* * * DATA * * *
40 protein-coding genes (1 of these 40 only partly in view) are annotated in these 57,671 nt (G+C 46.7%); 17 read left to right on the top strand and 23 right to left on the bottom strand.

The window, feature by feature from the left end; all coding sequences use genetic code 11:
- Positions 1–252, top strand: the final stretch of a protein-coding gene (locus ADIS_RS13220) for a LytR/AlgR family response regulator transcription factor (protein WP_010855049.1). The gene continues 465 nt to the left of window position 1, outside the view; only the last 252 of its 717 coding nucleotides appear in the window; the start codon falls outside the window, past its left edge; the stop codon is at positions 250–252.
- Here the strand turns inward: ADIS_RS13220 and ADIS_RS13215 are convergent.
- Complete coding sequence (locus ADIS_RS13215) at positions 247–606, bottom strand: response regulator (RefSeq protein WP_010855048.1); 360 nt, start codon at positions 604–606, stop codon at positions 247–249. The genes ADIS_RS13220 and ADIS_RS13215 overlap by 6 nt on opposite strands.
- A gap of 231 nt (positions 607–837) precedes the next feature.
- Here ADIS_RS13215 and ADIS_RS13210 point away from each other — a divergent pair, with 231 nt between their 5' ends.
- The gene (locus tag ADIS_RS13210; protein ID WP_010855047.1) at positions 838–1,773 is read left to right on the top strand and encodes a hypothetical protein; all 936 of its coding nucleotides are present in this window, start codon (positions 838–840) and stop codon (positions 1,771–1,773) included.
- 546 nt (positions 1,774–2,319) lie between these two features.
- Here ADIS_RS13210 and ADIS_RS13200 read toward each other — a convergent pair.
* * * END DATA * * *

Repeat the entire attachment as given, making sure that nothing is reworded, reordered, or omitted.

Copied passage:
40 protein-coding genes (1 of these 40 only partly in view) are annotated in these 57,671 nt (G+C 46.7%); 17 read left to right on the top strand and 23 right to left on the bottom strand.

The window, feature by feature from the left end; all coding sequences use genetic code 11:
- Positions 1–252, top strand: the final stretch of a protein-coding gene (locus ADIS_RS13220) for a LytR/AlgR family response regulator transcription factor (protein WP_010855049.1). The gene continues 465 nt to the left of window position 1, outside the view; only the last 252 of its 717 coding nucleotides appear in the window; the start codon falls outside the window, past its left edge; the stop codon is at positions 250–252.
- Here the strand turns inward: ADIS_RS13220 and ADIS_RS13215 are convergent.
- Complete coding sequence (locus ADIS_RS13215) at positions 247–606, bottom strand: response regulator (RefSeq protein WP_010855048.1); 360 nt, start codon at positions 604–606, stop codon at positions 247–249. The genes ADIS_RS13220 and ADIS_RS13215 overlap by 6 nt on opposite strands.
- A gap of 231 nt (positions 607–837) precedes the next feature.
- Here ADIS_RS13215 and ADIS_RS13210 point away from each other — a divergent pair, with 231 nt between their 5' ends.
- The gene (locus tag ADIS_RS13210; protein ID WP_010855047.1) at positions 838–1,773 is read left to right on the top strand and encodes a hypothetical protein; all 936 of its coding nucleotides are present in this window, start codon (positions 838–840) and stop codon (positions 1,771–1,773) included.
- 546 nt (positions 1,774–2,319) lie between these two features.
- Here ADIS_RS13210 and ADIS_RS13200 read toward each other — a convergent pair.